In Fuchs v. Austin Mall Assoc. LLC, plaintiff’s decedent was electrocuted while replacing the ceiling of an elevator located on property owned and/or managed by the defendants. The decedent’s representative commenced an action against the defendants alleging common law negligence and causes of action pursuant to Labor Law sections 200, 240, and 241(6). The defendants then filed a motion for summary judgment in relation to plaintiff’s claim for common-law negligence and for violations of Labor Law sections 241(6) and 200. The Supreme Court, Queens County, granted the defendants’ motion. Plaintiff appealed.
The Appellate Division, Second Department, reversed the Supreme Court’s ruling and denied the defendants’ motion in its entirety. The Court stated that the work the decedent was performing at the time of death constituted an “alteration,” and therefore fell within the scope of Labor Law section 241(6). The Court also stated that because the defendants were aware that there were energized electrical circuits in the area where the decedent was working, they had notice of a dangerous condition. As such, even if they did not have control over the decedent’s work area, the fact that they were aware of the condition precluded them from prevailing on summary judgment.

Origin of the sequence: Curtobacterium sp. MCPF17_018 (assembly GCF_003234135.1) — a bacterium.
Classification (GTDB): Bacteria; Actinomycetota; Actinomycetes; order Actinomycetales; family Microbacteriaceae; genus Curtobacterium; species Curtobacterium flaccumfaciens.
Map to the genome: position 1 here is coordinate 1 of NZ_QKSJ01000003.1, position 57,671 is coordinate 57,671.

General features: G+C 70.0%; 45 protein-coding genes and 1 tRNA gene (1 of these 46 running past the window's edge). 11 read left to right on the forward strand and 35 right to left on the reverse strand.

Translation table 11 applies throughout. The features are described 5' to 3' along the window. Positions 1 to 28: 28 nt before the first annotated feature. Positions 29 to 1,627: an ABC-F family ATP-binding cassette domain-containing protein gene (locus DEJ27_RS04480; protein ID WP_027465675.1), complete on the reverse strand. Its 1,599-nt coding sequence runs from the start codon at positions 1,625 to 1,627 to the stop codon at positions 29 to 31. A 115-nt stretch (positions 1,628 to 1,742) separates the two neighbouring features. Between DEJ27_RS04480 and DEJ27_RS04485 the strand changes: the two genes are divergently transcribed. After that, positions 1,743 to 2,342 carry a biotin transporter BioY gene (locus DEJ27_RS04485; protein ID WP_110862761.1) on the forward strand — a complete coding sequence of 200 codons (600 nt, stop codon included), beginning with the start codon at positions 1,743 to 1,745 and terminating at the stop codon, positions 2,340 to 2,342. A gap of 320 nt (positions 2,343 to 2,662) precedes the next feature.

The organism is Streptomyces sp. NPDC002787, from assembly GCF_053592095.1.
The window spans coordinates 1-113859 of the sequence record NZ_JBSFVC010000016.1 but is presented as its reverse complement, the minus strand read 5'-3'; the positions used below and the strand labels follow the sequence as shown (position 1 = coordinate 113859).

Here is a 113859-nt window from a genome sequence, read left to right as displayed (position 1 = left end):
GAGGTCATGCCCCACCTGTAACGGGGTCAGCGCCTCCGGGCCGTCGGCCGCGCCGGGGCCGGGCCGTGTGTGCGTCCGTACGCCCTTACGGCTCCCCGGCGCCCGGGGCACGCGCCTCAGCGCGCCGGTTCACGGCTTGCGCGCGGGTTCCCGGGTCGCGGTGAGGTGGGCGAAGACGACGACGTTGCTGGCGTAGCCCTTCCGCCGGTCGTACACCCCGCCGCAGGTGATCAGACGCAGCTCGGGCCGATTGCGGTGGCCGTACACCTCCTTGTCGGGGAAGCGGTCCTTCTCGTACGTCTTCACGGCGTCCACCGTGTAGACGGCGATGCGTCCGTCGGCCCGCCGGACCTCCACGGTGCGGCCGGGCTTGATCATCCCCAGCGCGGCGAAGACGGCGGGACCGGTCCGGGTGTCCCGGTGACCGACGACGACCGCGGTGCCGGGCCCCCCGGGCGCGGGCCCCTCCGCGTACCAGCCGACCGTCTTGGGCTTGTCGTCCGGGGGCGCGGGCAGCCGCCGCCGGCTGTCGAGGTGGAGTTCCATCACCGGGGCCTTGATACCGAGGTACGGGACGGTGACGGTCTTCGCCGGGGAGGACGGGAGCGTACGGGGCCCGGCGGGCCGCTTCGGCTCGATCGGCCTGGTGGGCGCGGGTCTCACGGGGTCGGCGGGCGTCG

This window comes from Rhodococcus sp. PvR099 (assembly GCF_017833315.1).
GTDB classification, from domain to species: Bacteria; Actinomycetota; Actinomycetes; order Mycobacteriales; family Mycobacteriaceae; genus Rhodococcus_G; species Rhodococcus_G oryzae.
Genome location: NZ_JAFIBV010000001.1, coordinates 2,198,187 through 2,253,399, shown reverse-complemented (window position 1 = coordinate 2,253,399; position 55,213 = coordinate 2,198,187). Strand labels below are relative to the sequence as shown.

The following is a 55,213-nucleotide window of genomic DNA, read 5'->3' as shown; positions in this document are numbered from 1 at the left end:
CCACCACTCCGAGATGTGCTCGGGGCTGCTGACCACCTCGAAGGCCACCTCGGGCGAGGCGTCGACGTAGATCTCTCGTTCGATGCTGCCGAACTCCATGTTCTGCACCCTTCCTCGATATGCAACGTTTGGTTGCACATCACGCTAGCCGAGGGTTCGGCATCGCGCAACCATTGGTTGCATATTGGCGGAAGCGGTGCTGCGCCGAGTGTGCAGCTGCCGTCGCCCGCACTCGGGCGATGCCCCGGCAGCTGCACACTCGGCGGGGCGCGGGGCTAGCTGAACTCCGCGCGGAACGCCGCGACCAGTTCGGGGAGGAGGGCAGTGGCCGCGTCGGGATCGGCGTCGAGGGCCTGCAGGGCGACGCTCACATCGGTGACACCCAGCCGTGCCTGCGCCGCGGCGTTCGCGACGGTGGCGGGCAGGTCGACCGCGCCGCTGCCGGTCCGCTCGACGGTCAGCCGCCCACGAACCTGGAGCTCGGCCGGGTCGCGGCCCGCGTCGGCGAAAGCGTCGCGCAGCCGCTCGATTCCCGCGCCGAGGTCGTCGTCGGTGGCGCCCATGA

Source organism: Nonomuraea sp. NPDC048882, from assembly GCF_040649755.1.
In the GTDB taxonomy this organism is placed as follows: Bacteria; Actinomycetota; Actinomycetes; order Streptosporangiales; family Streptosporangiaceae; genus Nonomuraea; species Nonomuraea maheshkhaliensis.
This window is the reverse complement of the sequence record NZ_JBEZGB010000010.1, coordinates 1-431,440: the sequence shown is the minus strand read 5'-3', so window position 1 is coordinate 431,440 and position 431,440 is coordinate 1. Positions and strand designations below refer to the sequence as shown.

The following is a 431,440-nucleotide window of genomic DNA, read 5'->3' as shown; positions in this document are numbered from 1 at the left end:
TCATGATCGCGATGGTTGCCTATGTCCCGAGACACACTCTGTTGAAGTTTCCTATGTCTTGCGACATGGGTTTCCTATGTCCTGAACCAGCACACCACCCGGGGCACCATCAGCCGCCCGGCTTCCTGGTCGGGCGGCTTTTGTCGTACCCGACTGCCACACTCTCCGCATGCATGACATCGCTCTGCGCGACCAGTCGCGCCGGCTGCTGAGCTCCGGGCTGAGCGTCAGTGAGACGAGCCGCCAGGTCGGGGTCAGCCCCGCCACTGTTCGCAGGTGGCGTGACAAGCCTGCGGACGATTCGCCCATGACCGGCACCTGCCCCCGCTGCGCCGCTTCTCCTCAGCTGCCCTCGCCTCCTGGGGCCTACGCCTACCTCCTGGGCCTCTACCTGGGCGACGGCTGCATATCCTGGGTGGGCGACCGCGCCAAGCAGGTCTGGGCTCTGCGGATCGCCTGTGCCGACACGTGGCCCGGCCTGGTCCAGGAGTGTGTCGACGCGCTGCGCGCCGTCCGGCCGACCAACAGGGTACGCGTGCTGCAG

Thanks to Brad Thelander for his contribution to this post.